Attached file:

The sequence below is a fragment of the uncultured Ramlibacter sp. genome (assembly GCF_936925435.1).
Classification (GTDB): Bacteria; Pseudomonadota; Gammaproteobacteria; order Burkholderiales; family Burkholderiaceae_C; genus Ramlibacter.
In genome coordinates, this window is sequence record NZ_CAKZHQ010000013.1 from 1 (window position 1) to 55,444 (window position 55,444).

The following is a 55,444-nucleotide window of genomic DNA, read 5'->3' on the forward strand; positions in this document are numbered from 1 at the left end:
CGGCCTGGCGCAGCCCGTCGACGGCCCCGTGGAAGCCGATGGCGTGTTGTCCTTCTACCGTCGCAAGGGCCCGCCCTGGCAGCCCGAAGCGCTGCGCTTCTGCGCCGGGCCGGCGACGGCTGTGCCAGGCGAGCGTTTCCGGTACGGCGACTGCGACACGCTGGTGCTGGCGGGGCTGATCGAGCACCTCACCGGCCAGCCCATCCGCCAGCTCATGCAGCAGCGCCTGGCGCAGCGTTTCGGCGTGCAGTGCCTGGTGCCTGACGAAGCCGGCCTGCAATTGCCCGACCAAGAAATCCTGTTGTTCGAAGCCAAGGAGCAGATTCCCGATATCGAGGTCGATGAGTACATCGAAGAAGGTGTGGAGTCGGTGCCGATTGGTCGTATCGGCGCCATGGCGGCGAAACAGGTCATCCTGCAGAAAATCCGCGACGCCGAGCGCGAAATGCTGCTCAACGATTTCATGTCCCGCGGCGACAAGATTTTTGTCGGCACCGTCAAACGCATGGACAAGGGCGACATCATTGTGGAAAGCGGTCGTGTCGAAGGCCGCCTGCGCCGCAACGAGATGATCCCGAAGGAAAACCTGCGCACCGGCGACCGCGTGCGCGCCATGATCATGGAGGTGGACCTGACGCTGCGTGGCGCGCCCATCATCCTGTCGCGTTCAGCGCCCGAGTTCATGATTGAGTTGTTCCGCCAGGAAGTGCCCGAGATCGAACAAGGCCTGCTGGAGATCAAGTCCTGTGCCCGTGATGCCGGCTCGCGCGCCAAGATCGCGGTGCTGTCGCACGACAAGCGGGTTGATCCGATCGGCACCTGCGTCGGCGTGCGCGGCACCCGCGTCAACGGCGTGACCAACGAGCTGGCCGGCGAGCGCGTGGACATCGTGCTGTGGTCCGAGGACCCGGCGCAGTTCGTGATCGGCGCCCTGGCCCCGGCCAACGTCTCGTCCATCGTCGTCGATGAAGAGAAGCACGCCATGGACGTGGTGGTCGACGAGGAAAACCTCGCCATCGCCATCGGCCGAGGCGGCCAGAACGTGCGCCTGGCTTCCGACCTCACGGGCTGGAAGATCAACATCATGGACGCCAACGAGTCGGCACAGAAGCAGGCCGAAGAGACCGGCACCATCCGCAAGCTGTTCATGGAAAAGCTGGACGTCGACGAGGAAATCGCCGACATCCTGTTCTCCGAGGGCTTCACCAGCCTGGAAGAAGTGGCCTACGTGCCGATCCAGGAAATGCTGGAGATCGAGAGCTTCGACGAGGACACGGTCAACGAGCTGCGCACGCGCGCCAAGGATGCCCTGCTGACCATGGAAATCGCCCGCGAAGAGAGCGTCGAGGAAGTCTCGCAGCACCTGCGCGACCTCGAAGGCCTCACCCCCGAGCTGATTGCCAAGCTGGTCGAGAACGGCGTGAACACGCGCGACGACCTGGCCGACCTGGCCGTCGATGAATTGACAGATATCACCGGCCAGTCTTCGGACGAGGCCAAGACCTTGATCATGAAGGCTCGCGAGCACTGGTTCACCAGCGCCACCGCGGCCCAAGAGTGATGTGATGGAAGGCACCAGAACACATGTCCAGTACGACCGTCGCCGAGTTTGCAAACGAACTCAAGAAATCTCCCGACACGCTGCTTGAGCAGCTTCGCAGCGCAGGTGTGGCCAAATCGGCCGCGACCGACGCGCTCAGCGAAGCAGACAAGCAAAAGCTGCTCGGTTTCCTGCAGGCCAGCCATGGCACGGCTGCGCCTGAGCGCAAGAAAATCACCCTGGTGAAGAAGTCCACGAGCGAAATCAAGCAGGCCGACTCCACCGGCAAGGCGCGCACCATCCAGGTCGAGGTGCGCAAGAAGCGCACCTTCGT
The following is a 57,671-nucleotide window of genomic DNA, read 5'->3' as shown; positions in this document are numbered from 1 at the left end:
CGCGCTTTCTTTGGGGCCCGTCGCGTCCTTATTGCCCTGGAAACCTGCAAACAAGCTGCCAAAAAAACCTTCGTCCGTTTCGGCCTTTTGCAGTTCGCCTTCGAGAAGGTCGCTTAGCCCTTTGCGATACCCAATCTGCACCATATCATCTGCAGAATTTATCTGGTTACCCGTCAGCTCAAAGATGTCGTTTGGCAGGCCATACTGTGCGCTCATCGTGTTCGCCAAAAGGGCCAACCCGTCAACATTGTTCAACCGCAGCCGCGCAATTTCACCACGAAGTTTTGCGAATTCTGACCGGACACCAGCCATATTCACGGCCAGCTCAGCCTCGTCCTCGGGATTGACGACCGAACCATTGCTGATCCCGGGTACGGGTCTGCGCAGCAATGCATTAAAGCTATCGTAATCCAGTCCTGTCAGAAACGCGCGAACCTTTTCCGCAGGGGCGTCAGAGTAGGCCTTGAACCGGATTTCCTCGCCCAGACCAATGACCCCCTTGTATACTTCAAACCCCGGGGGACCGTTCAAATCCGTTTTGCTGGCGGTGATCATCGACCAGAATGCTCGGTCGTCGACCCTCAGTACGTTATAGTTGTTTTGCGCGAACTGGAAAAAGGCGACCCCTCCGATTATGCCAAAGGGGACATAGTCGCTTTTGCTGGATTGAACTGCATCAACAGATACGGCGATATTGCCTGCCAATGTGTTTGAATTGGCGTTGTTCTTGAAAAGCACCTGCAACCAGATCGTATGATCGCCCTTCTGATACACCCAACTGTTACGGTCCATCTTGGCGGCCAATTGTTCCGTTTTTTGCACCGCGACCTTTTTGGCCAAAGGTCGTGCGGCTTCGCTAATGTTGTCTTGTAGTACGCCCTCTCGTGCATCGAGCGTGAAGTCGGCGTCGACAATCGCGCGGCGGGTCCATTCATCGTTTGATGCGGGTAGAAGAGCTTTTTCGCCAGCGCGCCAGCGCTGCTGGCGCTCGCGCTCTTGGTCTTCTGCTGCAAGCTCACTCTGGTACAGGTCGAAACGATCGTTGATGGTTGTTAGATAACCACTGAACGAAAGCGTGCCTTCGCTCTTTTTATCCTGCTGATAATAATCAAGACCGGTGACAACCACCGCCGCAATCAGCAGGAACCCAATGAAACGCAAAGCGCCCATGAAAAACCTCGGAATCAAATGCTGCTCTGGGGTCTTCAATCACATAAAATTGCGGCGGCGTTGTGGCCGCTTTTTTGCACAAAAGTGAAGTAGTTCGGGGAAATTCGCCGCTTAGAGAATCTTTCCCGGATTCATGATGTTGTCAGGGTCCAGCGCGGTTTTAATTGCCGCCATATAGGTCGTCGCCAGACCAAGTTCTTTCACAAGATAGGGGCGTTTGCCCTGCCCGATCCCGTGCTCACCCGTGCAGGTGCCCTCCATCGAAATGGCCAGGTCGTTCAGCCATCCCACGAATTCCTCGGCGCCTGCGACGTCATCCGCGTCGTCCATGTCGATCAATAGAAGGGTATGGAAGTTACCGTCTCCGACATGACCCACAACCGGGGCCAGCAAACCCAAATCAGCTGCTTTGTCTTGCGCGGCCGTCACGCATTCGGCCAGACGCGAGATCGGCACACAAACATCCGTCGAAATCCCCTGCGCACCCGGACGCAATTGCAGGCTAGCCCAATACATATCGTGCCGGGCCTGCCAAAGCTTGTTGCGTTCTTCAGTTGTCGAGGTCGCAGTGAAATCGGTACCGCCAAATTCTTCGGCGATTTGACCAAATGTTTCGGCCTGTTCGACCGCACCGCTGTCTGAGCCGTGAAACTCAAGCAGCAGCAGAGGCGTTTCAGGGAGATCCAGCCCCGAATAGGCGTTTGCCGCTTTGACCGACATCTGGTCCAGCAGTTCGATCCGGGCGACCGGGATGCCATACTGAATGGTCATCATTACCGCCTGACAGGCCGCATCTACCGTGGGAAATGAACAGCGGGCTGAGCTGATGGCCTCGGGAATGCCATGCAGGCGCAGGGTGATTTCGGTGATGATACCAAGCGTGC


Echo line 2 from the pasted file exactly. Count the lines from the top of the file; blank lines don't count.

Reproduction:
Classification (GTDB): Bacteria; Pseudomonadota; Gammaproteobacteria; order Burkholderiales; family Burkholderiaceae_C; genus Ramlibacter.